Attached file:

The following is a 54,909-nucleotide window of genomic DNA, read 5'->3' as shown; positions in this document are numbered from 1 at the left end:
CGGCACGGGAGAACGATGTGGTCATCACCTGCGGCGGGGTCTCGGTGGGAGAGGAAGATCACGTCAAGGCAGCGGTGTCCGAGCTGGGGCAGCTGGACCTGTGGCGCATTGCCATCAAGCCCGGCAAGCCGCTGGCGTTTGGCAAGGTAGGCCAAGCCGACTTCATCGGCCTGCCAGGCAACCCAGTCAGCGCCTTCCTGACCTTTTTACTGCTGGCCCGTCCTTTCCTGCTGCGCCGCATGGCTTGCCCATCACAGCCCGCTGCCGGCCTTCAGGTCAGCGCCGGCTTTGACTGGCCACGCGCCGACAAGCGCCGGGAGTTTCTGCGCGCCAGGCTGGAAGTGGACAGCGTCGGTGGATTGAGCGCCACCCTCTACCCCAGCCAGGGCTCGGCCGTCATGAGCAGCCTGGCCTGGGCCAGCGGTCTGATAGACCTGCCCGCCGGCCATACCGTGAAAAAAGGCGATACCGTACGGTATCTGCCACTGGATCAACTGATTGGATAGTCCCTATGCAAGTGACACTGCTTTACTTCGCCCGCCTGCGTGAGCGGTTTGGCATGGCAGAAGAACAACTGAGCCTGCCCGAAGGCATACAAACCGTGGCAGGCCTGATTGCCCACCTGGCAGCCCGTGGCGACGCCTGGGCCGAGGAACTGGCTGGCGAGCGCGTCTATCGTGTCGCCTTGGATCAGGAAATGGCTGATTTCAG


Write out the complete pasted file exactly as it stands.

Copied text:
The following is a 54,909-nucleotide window of genomic DNA, read 5'->3' as shown; positions in this document are numbered from 1 at the left end:
CGGCACGGGAGAACGATGTGGTCATCACCTGCGGCGGGGTCTCGGTGGGAGAGGAAGATCACGTCAAGGCAGCGGTGTCCGAGCTGGGGCAGCTGGACCTGTGGCGCATTGCCATCAAGCCCGGCAAGCCGCTGGCGTTTGGCAAGGTAGGCCAAGCCGACTTCATCGGCCTGCCAGGCAACCCAGTCAGCGCCTTCCTGACCTTTTTACTGCTGGCCCGTCCTTTCCTGCTGCGCCGCATGGCTTGCCCATCACAGCCCGCTGCCGGCCTTCAGGTCAGCGCCGGCTTTGACTGGCCACGCGCCGACAAGCGCCGGGAGTTTCTGCGCGCCAGGCTGGAAGTGGACAGCGTCGGTGGATTGAGCGCCACCCTCTACCCCAGCCAGGGCTCGGCCGTCATGAGCAGCCTGGCCTGGGCCAGCGGTCTGATAGACCTGCCCGCCGGCCATACCGTGAAAAAAGGCGATACCGTACGGTATCTGCCACTGGATCAACTGATTGGATAGTCCCTATGCAAGTGACACTGCTTTACTTCGCCCGCCTGCGTGAGCGGTTTGGCATGGCAGAAGAACAACTGAGCCTGCCCGAAGGCATACAAACCGTGGCAGGCCTGATTGCCCACCTGGCAGCCCGTGGCGACGCCTGGGCCGAGGAACTGGCTGGCGAGCGCGTCTATCGTGTCGCCTTGGATCAGGAAATGGCTGATTTCAG